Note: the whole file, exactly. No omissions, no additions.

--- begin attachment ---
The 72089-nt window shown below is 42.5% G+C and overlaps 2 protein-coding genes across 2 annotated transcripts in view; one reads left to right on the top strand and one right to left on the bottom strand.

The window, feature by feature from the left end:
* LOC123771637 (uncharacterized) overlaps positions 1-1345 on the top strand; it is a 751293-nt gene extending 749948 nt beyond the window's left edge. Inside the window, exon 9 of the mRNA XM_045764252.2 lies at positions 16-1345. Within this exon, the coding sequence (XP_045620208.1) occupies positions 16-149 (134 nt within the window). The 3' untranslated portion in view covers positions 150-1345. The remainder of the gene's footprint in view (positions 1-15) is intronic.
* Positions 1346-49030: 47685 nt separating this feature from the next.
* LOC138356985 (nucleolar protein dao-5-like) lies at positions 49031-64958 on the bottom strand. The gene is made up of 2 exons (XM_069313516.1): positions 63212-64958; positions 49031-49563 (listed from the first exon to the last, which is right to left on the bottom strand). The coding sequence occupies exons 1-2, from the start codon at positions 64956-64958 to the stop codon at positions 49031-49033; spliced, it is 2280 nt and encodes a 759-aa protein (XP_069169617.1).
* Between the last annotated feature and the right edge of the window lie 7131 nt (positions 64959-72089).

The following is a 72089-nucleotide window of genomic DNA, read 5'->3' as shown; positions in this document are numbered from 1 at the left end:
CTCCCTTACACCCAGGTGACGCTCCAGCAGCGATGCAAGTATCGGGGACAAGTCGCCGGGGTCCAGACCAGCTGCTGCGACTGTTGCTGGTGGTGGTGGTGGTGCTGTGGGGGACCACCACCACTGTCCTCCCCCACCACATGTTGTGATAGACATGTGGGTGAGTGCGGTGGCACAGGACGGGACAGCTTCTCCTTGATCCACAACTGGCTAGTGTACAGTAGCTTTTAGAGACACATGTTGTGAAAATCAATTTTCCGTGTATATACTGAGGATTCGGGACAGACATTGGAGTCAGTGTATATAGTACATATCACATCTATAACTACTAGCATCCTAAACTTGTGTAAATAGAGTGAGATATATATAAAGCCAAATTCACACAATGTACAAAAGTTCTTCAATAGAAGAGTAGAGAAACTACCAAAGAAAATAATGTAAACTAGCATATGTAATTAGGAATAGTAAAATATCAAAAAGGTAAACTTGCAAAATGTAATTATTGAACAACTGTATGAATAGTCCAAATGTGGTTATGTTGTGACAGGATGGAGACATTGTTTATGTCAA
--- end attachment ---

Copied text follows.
The 72089-nt window shown below is 42.5% G+C and overlaps 2 protein-coding genes across 2 annotated transcripts in view; one reads left to right on the top strand and one right to left on the bottom strand.

The window, feature by feature from the left end:
* LOC123771637 (uncharacterized) overlaps positions 1-1345 on the top strand; it is a 751293-nt gene extending 749948 nt beyond the window's left edge. Inside the window, exon 9 of the mRNA XM_045764252.2 lies at positions 16-1345. Within this exon, the coding sequence (XP_045620208.1) occupies positions 16-149 (134 nt within the window). The 3' untranslated portion in view covers positions 150-1345. The remainder of the gene's footprint in view (positions 1-15) is intronic.
* Positions 1346-49030: 47685 nt separating this feature from the next.
* LOC138356985 (nucleolar protein dao-5-like) lies at positions 49031-64958 on the bottom strand. The gene is made up of 2 exons (XM_069313516.1): positions 63212-64958; positions 49031-49563 (listed from the first exon to the last, which is right to left on the bottom strand). The coding sequence occupies exons 1-2, from the start codon at positions 64956-64958 to the stop codon at positions 49031-49033; spliced, it is 2280 nt and encodes a 759-aa protein (XP_069169617.1).
* Between the last annotated feature and the right edge of the window lie 7131 nt (positions 64959-72089).

The following is a 72089-nucleotide window of genomic DNA, read 5'->3' as shown; positions in this document are numbered from 1 at the left end:
CTCCCTTACACCCAGGTGACGCTCCAGCAGCGATGCAAGTATCGGGGACAAGTCGCCGGGGTCCAGACCAGCTGCTGCGACTGTTGCTGGTGGTGGTGGTGGTGCTGTGGGGGACCACCACCACTGTCCTCCCCCACCACATGTTGTGATAGACATGTGGGTGAGTGCGGTGGCACAGGACGGGACAGCTTCTCCTTGATCCACAACTGGCTAGTGTACAGTAGCTTTTAGAGACACATGTTGTGAAAATCAATTTTCCGTGTATATACTGAGGATTCGGGACAGACATTGGAGTCAGTGTATATAGTACATATCACATCTATAACTACTAGCATCCTAAACTTGTGTAAATAGAGTGAGATATATATAAAGCCAAATTCACACAATGTACAAAAGTTCTTCAATAGAAGAGTAGAGAAACTACCAAAGAAAATAATGTAAACTAGCATATGTAATTAGGAATAGTAAAATATCAAAAAGGTAAACTTGCAAAATGTAATTATTGAACAACTGTATGAATAGTCCAAATGTGGTTATGTTGTGACAGGATGGAGACATTGTTTATGTCAA